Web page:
G.B. “Jerry” Henderson was a philanthropist and entrepreneur, fascinated by technology, education, and innovation. He founded the Alexander Dawson Foundation in 1957 to provide students with access to the highest quality of education in the United States.
Girard Brown Henderson was born on February 25, 1905 in Brooklyn, New York, the younger son of Alexander Dawson Henderson, Sr. and Ella Brown Henderson. Alexander Dawson Henderson was vice president and treasurer of the fledgling California Perfume Company which after surviving the Great Depression, eventually went public in 1945, changing its name to Avon Products, Inc.
Upon graduating from a prep school (the Storm King School) in upstate New York, Jerry was accepted to Dartmouth University, but he left in the middle of his freshman year. Jerry wrote that the headmaster of his prep school was better at getting graduates into the Ivy League than the school was at preparing graduates to succeed in college and the workforce. He said it was a bitter disappointment. Disenchanted with higher education, Jerry went to work as, in his words, a shipping clerk for a silk company, standing eight hours a day, cutting and filling orders for clothing manufacturers.
Thankfully, Jerry had an entrepreneurial spirit that drove him to pursue a wide range of interests. He owned a crab meat processing plant in Beaufort, South Carolina; a cable television company in Carmel, California; a sailboat manufacturer in Nevada; a Swiss bank in Zurich; a 30,000-acre sheep and cattle station in New Zealand; and the corporate jet manufacturer, Gulfstream American Aviation.
In 1957 Jerry established the Alexander Dawson Foundation, naming it for his father and dedicating it to children’s education. His goal was to inspire children to not just learn, but to be responsible citizens who would lead purposeful lives, to counter the lack of inspiration he experienced through his own educational journey. Although Jerry was not an educator, as in so many other things, Jerry was ahead of his time. Concepts that have come into the mainstream today were central to the Alexander Dawson Foundation’s mission and philosophy since its inception. Educating the whole child was key to inspiring life-long learners who took personal responsibility for their future and the future of their community. Long before it was popular, Jerry understood that the best way to learn something is to engage in an activity that requires the skill or knowledge that one wants to learn. Today this idea goes by different names, active learning or experiential education.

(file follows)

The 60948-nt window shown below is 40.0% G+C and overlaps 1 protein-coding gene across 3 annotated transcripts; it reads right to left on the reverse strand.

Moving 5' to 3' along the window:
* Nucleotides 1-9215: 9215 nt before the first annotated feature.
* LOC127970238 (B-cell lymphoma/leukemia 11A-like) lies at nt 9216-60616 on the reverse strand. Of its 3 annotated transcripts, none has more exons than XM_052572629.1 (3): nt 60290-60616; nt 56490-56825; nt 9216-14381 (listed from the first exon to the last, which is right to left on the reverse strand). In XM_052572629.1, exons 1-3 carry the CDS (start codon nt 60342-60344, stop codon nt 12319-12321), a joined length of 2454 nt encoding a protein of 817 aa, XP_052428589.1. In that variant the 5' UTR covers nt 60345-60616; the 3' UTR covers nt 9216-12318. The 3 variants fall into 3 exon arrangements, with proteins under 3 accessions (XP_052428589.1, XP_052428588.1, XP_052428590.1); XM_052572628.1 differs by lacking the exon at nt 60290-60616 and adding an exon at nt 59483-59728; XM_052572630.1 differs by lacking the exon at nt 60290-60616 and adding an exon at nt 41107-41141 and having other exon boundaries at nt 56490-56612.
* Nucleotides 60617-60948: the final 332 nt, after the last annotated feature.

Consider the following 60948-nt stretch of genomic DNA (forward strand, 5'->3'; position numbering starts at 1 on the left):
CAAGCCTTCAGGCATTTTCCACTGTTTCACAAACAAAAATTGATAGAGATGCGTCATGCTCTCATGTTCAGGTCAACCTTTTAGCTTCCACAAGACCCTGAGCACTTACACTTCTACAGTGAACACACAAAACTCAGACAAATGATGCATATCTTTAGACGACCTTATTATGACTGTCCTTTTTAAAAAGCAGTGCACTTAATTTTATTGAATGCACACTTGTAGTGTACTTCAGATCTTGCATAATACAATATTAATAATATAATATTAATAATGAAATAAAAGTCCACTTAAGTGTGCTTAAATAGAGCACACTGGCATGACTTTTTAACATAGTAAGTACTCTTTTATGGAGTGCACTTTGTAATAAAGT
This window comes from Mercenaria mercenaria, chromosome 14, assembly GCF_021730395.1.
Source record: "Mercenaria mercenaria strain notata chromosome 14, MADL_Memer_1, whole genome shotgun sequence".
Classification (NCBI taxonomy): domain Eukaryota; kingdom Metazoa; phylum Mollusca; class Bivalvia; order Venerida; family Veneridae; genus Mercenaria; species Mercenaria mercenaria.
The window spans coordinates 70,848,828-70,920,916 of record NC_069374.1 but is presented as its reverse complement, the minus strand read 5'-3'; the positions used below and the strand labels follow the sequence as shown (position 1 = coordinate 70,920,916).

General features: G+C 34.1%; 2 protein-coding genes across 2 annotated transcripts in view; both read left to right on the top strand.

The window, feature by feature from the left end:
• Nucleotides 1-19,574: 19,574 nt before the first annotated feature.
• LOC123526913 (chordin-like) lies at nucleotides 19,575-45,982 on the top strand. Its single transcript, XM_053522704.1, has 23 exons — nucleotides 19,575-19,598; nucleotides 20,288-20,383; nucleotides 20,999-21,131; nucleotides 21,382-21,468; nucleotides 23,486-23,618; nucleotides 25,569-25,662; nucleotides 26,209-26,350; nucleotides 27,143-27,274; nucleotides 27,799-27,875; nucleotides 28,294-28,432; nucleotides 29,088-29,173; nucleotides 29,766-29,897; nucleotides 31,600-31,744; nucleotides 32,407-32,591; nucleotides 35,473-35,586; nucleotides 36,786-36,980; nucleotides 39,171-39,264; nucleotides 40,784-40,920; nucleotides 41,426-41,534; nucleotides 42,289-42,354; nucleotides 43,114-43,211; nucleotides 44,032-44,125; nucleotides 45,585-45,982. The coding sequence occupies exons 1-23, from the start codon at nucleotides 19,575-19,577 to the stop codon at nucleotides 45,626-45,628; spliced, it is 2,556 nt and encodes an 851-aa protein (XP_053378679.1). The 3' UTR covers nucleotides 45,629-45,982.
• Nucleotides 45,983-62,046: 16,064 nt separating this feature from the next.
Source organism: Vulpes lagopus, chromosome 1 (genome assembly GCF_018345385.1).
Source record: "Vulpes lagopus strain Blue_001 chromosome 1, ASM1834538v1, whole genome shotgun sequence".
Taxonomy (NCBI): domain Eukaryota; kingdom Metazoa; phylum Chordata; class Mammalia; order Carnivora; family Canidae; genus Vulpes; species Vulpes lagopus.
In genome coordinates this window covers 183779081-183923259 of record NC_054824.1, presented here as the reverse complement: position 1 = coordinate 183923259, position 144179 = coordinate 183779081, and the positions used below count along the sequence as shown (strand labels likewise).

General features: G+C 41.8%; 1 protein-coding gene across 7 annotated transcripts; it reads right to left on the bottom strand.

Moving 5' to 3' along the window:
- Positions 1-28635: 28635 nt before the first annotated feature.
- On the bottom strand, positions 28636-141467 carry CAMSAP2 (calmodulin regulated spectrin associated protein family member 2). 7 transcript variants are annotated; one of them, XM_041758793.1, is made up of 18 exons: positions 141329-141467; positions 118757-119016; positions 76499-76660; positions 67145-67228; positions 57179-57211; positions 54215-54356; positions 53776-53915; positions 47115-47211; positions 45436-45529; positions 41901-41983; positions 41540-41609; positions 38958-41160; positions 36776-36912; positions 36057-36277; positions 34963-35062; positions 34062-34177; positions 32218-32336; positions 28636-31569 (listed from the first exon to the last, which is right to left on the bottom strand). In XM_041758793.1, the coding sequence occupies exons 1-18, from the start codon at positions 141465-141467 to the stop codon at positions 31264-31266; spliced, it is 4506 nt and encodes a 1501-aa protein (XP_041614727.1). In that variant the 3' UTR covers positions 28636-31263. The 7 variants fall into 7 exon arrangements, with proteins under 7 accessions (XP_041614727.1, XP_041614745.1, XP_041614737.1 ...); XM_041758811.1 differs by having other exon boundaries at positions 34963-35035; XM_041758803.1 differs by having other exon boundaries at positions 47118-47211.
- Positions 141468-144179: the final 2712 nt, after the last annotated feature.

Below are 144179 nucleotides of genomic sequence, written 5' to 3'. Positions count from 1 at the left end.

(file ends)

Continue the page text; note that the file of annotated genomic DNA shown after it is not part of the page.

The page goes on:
His legacy could be measured in companies started and in dollars earned, but more importantly, it can be measured in the lives of those who knew him, the people he worked with, and most importantly the students that have been the beneficiaries of the Alexander Dawson Foundation.